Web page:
With energy costs rising each year, there is a growing interest in using renewable resources for our energy needs. One such source is firewood. Most of us are comfortable with building a fire in our fireplace realizing that it offers more in the way of atmosphere than heat. But relying totally on firewood as your source of heat takes careful consideration and more knowledge that just being able to build a fire. We found an excellent article prepared by the Cornell University Cooperative Extension and the New York State Department of Environmental Conservation to help understand this process.
In deciding to use firewood or not, you need to answer the following questions:
- Which trees should be cut?
- How much firewood will you need?
- When is a good time to cut trees?
- Should you dry, then split or split it first?
- Will it ruin my woods by cutting out for firewood?
- What is the availability of the fuel source?
- Are you using an indoor wood stove or an outdoor boiler?
- Are there transportation and storage issues?
Which trees should be cut?
Before beginning the process, take a look at your woods. You want to make sure that the desire to cut firewood is compatible with both wildlife and aesthetics. While cutting firewood can be detrimental to the value of your woods, it can also be a great opportunity to thin a stand that will ultimately enhance your timber value and be beneficial to wildlife as well. One suggestion is to look for trees which are damaged or showing signs of disease. Many landowners decide to cut straight trees because they are easier to split by hand but those are sometimes the best trees to keep. Trees chosen to be kept should always be marked clearly to avoid error in the process of cutting.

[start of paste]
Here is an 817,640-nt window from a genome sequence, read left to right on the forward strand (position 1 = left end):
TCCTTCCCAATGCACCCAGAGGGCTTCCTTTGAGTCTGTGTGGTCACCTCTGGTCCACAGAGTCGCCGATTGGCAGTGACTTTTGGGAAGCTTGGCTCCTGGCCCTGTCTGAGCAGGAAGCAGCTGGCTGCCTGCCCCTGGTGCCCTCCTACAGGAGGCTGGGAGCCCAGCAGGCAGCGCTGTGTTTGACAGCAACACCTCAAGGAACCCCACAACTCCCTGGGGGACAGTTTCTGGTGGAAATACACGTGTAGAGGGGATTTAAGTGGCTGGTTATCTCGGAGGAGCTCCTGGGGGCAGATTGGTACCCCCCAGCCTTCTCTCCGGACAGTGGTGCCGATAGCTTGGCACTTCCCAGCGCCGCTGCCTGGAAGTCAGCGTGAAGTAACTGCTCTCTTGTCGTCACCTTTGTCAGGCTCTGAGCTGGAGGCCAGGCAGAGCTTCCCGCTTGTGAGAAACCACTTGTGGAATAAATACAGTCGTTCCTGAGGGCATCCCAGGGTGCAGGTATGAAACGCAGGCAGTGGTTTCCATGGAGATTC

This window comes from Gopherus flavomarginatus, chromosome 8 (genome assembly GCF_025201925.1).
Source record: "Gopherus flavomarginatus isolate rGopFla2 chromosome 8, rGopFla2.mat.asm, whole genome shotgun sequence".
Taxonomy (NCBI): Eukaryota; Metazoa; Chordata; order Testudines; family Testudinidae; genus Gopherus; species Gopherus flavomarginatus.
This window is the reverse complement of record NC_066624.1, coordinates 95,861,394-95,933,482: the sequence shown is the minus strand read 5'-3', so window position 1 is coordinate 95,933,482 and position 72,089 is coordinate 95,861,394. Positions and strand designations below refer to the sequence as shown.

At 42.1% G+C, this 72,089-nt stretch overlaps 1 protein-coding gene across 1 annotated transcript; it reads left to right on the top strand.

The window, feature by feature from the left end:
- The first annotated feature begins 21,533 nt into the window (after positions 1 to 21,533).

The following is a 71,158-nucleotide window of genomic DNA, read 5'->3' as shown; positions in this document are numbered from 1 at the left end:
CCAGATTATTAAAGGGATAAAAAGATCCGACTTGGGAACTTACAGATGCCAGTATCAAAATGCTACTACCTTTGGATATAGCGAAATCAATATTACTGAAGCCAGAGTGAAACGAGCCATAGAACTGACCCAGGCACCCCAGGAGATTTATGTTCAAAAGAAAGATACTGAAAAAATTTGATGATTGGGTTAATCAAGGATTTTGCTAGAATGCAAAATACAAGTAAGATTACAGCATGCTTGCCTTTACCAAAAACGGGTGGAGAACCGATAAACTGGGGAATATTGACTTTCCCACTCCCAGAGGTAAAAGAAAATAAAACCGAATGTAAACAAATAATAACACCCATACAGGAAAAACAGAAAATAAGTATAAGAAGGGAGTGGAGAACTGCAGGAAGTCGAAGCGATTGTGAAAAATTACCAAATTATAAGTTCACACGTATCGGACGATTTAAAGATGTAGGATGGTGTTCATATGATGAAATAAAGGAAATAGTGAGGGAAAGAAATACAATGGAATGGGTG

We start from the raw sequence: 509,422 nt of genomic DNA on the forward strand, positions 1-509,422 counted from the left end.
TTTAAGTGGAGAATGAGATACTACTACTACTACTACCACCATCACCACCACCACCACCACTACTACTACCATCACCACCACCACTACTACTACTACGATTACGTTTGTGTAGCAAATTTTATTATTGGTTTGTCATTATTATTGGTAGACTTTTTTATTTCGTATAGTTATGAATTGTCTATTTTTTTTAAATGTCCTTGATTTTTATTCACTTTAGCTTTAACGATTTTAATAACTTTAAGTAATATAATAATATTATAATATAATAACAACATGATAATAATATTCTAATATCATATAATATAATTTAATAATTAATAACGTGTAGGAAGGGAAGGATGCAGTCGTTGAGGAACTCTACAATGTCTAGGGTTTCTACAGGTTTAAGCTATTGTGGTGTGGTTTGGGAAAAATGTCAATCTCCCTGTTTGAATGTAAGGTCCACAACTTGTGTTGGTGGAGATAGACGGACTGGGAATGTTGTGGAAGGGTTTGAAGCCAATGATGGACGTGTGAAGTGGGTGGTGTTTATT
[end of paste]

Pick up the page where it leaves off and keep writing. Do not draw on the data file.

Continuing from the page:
Whether you are using an indoor stove or an outdoor boiler will also determine what type of trees to be cut. Outdoor boilers have greater flexibility with regard to species of trees used because they have thermostats to regulate water flow and air supply. According the folks at Cornell, only fully seasoned hardwoods such as red maples, hickory, oak, or ash (to name just a few) should be used for indoor stoves. Softer woods such as pine should be used “sparingly, if not at all”.
Avoid cutting trees that are home to wildlife nests or dens. Avoid cutting trees that are protecting streams or wet areas. Too much to consider? There are professionals to help. Folks who work for agencies such as state forestry commissions, and the Department of Environmental Conservation can assist you…..and it usually won’t cost you.
How much firewood will you need?
If firewood is your sole source of heating, 12-15 acres of woods properly managed can provide 4-5 cords of wood. This amount is enough to heat most average sized houses for a year in New York. Having said that, geographic location, larger than normal dwellings, and the efficiency of the insulation of a house can greatly reduce or increase the amount of wood needed.
To read the article in its entirety, see “How to Choose Firewood Trees“